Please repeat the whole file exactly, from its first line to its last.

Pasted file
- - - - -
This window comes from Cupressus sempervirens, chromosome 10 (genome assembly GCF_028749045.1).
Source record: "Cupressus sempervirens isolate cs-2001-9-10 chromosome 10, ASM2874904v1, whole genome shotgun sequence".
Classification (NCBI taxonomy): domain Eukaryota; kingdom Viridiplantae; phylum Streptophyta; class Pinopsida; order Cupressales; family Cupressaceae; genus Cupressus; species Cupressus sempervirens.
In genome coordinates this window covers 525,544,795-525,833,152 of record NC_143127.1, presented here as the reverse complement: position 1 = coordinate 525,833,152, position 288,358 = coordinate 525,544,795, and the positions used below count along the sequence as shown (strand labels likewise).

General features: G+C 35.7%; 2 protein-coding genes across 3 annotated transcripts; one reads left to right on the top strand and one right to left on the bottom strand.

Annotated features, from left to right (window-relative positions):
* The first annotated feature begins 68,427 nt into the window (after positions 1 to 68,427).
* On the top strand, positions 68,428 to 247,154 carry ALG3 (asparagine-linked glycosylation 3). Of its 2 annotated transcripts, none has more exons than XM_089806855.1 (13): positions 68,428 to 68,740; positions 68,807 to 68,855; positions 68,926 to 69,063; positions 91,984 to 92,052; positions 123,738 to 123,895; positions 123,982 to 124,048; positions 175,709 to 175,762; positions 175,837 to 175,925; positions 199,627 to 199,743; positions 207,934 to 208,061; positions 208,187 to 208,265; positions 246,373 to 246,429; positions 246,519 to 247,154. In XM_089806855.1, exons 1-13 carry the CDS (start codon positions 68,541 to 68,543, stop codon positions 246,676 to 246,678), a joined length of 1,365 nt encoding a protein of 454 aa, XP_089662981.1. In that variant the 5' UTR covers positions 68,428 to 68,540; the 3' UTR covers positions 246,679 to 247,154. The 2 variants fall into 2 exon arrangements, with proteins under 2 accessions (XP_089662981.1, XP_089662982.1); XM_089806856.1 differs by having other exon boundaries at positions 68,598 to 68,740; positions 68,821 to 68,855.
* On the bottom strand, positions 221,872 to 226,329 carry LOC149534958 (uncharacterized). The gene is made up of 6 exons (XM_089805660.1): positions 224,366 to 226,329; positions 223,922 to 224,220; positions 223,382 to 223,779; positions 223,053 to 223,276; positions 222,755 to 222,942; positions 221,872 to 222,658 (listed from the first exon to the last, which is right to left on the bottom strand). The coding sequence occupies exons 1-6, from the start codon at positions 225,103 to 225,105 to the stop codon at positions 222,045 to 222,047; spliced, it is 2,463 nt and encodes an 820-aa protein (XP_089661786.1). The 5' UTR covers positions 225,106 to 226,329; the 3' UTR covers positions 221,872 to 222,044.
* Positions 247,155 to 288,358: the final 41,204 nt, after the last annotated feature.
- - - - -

This window comes from Cupressus sempervirens, chromosome 10 (genome assembly GCF_028749045.1).
Source record: "Cupressus sempervirens isolate cs-2001-9-10 chromosome 10, ASM2874904v1, whole genome shotgun sequence".
Classification (NCBI taxonomy): domain Eukaryota; kingdom Viridiplantae; phylum Streptophyta; class Pinopsida; order Cupressales; family Cupressaceae; genus Cupressus; species Cupressus sempervirens.
In genome coordinates this window covers 525,544,795-525,833,152 of record NC_143127.1, presented here as the reverse complement: position 1 = coordinate 525,833,152, position 288,358 = coordinate 525,544,795, and the positions used below count along the sequence as shown (strand labels likewise).

General features: G+C 35.7%; 2 protein-coding genes across 3 annotated transcripts; one reads left to right on the top strand and one right to left on the bottom strand.

Annotated features, from left to right (window-relative positions):
* The first annotated feature begins 68,427 nt into the window (after positions 1 to 68,427).
* On the top strand, positions 68,428 to 247,154 carry ALG3 (asparagine-linked glycosylation 3). Of its 2 annotated transcripts, none has more exons than XM_089806855.1 (13): positions 68,428 to 68,740; positions 68,807 to 68,855; positions 68,926 to 69,063; positions 91,984 to 92,052; positions 123,738 to 123,895; positions 123,982 to 124,048; positions 175,709 to 175,762; positions 175,837 to 175,925; positions 199,627 to 199,743; positions 207,934 to 208,061; positions 208,187 to 208,265; positions 246,373 to 246,429; positions 246,519 to 247,154. In XM_089806855.1, exons 1-13 carry the CDS (start codon positions 68,541 to 68,543, stop codon positions 246,676 to 246,678), a joined length of 1,365 nt encoding a protein of 454 aa, XP_089662981.1. In that variant the 5' UTR covers positions 68,428 to 68,540; the 3' UTR covers positions 246,679 to 247,154. The 2 variants fall into 2 exon arrangements, with proteins under 2 accessions (XP_089662981.1, XP_089662982.1); XM_089806856.1 differs by having other exon boundaries at positions 68,598 to 68,740; positions 68,821 to 68,855.
* On the bottom strand, positions 221,872 to 226,329 carry LOC149534958 (uncharacterized). The gene is made up of 6 exons (XM_089805660.1): positions 224,366 to 226,329; positions 223,922 to 224,220; positions 223,382 to 223,779; positions 223,053 to 223,276; positions 222,755 to 222,942; positions 221,872 to 222,658 (listed from the first exon to the last, which is right to left on the bottom strand). The coding sequence occupies exons 1-6, from the start codon at positions 225,103 to 225,105 to the stop codon at positions 222,045 to 222,047; spliced, it is 2,463 nt and encodes an 820-aa protein (XP_089661786.1). The 5' UTR covers positions 225,106 to 226,329; the 3' UTR covers positions 221,872 to 222,044.
* Positions 247,155 to 288,358: the final 41,204 nt, after the last annotated feature.